Former Trump White House chief of staff Mark Meadows filed a lawsuit against House Speaker Nancy Pelosi and the January 6 committee to try to block subpoenas from the panel, CNN reports.
Meadows’ lawsuit alleges that the committee’s subpoenas to him and another one requesting his phone records from Verizon are “overly broad and unduly burdensome” and that the panel “lacks lawful authority to seek and to obtain” the information.
The lawsuit argues that former President Donald Trump is still litigating whether he can assert executive privilege as a former president after President Joe Biden refused to assert executive privilege over the White House documents sought by the committee.
"As a result, Mr. Meadows, a witness, has been put in the untenable position of choosing between conflicting privilege claims that are of constitutional origin and dimension and having to either risk enforcement of the subpoena issued to him, not merely by the House of Representatives, but through actions by the Executive and Judicial Branches, or, alternatively, unilaterally abandoning the former president's claims of privileges and immunities," the lawsuit says.
The complaint also argues that the Verizon subpoena violates the Constitution and the Stored Communications Act.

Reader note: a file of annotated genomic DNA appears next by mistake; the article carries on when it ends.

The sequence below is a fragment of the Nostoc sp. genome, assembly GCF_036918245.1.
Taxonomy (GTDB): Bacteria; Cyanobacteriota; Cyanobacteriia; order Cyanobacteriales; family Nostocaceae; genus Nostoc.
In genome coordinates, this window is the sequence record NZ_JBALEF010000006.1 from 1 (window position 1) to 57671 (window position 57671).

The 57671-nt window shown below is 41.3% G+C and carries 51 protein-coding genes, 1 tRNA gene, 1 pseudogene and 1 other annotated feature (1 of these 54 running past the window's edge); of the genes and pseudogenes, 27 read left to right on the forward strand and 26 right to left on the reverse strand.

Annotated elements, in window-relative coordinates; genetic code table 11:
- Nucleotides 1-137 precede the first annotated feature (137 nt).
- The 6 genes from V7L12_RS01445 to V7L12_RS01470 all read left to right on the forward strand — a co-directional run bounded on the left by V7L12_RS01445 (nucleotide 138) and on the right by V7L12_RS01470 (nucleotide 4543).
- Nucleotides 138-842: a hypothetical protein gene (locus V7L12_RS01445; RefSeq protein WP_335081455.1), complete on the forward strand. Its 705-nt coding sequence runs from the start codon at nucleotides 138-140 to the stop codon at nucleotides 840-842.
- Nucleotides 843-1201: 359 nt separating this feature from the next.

“We look forward to litigating that”:
Rep. Liz Cheney, the Republican vice-chair of the committee, told CNN that “we look forward to litigating that.”
"The committee has received a number of extremely interesting, non-privileged documents from Mr. Meadows. These include text messages and emails from his private cell phone and private email account. He's produced these documents, they are not privileged," she said. "They include documents that are directly related to what President Trump should have been doing on January 6 during the attack, and now he is refusing to appear to answer questions about those non-privileged documents."
Rep. Adam Schiff, a Democrat on the panel, said the lawsuit "certainly strikes me as another fruitless effort to impede the work of the committee."
Meadows faces contempt charge:
Meadows, who refused to cooperate with the committee before briefly cooperating with the committee before abruptly reversing and refusing to cooperate with the committee again, faces a potential criminal contempt referral to the Justice Department after refusing to sit down for a deposition.
“We have every intention to move forward with the contempt citation,” said Committee Chairman Bennie Thompson.
Meadows said he reached an agreement to voluntarily appear for a deposition but was “blindsided” by the subpoena to Verizon.
Prior to his reversal, Meadows turned over about 6,000 pages of documents from his personal email account and personal cell phone.
Congress previously referred Steve Bannon to the DOJ, which charged him with two counts of contempt.